You’ve likely heard people complain about how self- obsessed teenagers are today and how they only want to look at their cell phones. Maybe you wish your kids or grandkids spent less time with screens and more time engaging with the real world.
Well, this week’s cover story by Jesse Bernstein should serve as a refreshing contrast to that narrative, as it highlights a handful of local teens who are driven to volunteerism and activism — making a difference where it counts.
We begin the story with 17-year-old Noah Gainsburg, a Friends School of Baltimore student who dedicates much of his free time to the Reservoir Hill-based nonprofit St. Francis Neighborhood Center. He started as a math and science tutor, and spent this past summer working as a teaching assistant, forgoing pay so the money could be put back into the center. He’s also gotten close with one at-risk adolescent, taking him to family dinners and having him over for sleepovers. “He’s really becoming like a little brother to me,” says Noah. The center’s executive director, Christi Green, puts it a little differently: “Noah is saving his life.”
Jesse also writes about four other teens who are making a difference. Ilanit Abraham, a Beth Tfiloh Dahan Community School student who lost a family friend in the Parkland shooting, organizes local chapters of the National Association of Students Against Gun Violence and will take part in the Baltimore Jewish Council’s Social Justice Teen Fellowship this year. Cory Kowitz, a McDonogh School student with a severe peanut allergy, is a youth ambassador for Food Allergy Research and Education and volunteers at a community center in Baltimore. Evyatar Singerman, also a Beth Tfiloh student, volunteers with Chai Lifeline, where he is paired up with a child who has cancer for one-on-one and group activities. And Franklin High student Sydney Huber tells the JT about mentoring younger students interested in charity in her role on the 4Front Teen Service Council.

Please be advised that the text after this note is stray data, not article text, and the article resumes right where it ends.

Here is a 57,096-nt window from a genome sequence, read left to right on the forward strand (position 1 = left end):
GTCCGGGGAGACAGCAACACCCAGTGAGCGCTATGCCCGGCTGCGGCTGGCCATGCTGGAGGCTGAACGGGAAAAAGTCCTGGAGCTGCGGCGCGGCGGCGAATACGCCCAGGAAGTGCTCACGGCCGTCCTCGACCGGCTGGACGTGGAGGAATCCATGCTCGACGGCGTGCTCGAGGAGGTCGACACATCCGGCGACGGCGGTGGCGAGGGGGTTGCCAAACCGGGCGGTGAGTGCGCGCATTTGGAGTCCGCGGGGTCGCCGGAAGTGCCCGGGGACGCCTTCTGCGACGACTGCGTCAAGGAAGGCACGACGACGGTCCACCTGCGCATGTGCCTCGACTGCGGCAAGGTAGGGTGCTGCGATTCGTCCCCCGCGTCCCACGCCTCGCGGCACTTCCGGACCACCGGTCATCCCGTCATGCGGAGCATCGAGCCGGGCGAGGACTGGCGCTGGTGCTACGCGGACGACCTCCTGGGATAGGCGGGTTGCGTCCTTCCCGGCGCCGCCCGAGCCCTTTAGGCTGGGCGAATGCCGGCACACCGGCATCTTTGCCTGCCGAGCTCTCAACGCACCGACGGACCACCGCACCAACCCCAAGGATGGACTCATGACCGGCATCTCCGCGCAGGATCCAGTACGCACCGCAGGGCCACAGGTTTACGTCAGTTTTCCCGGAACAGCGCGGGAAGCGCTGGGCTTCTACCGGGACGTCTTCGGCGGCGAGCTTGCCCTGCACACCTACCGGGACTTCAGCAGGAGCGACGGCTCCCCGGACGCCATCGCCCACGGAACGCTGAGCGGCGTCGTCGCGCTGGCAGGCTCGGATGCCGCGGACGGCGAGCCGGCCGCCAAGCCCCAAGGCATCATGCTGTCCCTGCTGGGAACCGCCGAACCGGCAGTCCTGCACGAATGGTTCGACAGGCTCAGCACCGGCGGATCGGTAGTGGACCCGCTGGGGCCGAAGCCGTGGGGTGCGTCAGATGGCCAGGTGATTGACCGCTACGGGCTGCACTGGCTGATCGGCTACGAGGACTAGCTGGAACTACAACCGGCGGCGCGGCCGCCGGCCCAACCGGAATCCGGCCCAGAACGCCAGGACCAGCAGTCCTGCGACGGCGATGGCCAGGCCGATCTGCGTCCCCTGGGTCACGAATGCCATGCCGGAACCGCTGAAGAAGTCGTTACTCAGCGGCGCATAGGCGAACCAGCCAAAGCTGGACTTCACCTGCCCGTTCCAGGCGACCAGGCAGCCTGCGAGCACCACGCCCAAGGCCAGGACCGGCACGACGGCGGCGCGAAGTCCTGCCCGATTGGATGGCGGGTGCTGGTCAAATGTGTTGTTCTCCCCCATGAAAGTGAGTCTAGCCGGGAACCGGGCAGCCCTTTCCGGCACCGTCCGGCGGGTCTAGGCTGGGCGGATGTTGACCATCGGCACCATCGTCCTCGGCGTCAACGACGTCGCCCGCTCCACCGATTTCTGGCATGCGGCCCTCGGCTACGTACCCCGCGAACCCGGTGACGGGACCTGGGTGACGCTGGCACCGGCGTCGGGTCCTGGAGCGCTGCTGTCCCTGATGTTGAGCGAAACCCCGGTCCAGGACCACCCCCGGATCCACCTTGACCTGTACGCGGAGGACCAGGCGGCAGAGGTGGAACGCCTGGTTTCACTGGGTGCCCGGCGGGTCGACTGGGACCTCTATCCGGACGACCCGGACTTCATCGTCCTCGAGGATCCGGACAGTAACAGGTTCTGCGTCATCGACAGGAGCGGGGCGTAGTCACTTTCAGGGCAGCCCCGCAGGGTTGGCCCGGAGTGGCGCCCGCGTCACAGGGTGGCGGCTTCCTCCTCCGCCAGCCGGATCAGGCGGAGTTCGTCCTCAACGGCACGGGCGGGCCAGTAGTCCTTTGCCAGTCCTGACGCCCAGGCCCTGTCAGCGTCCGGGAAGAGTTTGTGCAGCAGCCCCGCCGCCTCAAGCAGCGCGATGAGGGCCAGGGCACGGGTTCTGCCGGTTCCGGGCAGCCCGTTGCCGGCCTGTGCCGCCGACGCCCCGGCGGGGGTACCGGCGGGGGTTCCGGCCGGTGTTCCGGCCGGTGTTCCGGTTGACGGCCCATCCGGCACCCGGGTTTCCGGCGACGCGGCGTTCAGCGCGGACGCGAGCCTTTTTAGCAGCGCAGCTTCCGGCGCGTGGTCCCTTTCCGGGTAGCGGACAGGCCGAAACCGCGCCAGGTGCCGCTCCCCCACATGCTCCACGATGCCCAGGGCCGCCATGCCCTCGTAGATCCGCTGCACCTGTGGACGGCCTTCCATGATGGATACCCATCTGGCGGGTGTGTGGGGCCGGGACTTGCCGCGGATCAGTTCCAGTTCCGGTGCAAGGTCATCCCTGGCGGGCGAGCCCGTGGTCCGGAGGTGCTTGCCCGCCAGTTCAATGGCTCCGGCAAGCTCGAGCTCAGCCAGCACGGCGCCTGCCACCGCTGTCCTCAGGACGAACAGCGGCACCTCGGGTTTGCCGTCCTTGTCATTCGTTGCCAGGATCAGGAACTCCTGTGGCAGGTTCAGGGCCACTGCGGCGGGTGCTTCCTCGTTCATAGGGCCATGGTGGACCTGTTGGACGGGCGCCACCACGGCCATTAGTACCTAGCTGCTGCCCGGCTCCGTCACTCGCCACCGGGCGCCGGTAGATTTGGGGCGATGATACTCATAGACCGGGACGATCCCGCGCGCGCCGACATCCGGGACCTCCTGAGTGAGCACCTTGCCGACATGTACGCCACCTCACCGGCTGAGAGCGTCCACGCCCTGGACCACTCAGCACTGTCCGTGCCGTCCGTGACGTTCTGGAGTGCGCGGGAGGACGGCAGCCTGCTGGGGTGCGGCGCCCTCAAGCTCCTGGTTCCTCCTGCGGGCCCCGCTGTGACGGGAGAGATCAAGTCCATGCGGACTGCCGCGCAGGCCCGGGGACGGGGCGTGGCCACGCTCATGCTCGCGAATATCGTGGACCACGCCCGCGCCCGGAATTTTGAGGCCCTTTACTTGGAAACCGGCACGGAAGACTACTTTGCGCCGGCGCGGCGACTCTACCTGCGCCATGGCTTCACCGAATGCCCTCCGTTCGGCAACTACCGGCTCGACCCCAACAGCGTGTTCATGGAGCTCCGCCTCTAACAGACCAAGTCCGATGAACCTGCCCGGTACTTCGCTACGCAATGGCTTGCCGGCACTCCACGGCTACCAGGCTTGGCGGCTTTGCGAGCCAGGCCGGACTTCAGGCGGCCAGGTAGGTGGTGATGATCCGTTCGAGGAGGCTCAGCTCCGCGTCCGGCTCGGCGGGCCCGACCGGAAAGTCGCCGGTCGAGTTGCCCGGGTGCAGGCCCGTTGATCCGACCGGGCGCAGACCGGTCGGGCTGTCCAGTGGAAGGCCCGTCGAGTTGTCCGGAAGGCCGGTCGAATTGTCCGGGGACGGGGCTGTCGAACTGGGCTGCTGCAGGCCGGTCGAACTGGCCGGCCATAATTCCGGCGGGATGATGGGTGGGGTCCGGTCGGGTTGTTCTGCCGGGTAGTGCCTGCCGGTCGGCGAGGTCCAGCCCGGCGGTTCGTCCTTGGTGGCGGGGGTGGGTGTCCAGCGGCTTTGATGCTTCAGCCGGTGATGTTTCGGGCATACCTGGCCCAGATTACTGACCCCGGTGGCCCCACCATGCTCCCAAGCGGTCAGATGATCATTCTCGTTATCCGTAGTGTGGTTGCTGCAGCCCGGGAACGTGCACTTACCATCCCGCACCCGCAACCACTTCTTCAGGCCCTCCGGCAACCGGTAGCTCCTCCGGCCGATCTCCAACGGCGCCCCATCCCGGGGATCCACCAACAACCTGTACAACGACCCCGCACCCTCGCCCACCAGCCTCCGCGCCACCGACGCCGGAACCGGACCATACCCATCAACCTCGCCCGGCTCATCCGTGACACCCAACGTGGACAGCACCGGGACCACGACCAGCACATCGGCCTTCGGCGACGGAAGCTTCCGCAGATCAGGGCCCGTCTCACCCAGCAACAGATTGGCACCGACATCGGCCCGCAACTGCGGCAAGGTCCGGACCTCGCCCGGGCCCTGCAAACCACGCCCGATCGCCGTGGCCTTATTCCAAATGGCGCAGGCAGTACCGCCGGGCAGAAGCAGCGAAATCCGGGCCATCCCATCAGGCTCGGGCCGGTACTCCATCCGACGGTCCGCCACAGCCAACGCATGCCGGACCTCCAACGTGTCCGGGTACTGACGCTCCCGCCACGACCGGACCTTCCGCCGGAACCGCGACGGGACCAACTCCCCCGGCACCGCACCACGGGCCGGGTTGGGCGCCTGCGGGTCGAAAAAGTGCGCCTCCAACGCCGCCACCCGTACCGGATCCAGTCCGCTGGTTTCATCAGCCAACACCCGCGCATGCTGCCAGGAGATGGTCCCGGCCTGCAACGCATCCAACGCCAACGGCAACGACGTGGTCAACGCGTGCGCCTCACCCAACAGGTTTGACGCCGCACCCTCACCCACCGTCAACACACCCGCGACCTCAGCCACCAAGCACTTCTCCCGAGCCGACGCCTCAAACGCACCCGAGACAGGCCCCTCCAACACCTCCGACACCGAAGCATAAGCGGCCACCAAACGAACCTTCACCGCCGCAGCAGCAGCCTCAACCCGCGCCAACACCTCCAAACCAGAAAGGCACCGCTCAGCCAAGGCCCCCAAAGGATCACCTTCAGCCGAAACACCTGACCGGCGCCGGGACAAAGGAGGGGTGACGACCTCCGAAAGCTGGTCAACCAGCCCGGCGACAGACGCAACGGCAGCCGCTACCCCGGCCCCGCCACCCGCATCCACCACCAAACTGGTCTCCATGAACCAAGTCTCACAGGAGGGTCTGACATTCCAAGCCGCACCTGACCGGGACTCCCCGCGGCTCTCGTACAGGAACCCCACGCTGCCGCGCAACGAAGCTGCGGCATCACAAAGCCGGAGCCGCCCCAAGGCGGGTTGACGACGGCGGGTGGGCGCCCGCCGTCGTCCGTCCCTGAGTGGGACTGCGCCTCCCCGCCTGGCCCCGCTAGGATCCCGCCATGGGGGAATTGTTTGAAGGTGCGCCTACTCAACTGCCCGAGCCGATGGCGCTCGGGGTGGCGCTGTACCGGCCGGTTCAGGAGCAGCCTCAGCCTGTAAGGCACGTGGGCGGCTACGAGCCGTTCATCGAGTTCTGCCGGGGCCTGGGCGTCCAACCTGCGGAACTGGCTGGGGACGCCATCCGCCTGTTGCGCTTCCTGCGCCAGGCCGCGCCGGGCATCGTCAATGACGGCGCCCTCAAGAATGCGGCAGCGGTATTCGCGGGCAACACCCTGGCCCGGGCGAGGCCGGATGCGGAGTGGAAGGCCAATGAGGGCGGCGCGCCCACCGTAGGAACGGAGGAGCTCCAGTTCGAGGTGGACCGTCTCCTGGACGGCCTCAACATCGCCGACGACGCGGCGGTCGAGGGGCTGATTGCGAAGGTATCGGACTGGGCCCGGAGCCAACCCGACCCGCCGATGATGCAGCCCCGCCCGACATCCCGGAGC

Continuing with the theme of giving back, elsewhere in this issue we speak with the two Jewish Baltimoreans behind Baltimore Homecoming, a conference being held next week that aims to bring some of the brightest and most successful native Baltimoreans back to their home city to network and spark philanthropy. Connor Graham also spoke with two such native Baltimoreans, including Rachel Fishman Feddersen, the CEO and publisher of The Forward.
In obituaries, Susan C. Ingram highlights a story the JT could have easily glossed over. When a blurry photo and a terse obituary piqued her curiosity, she found that the mysterious man was a longtime Baltimore County government mailman, one beloved by many employees and politicians. Her lovely piece pays tribute a man who touched many lives behind the scenes, and who only got his due because she believed that every person has a story and set out to find it.
Chag sameach and happy reading!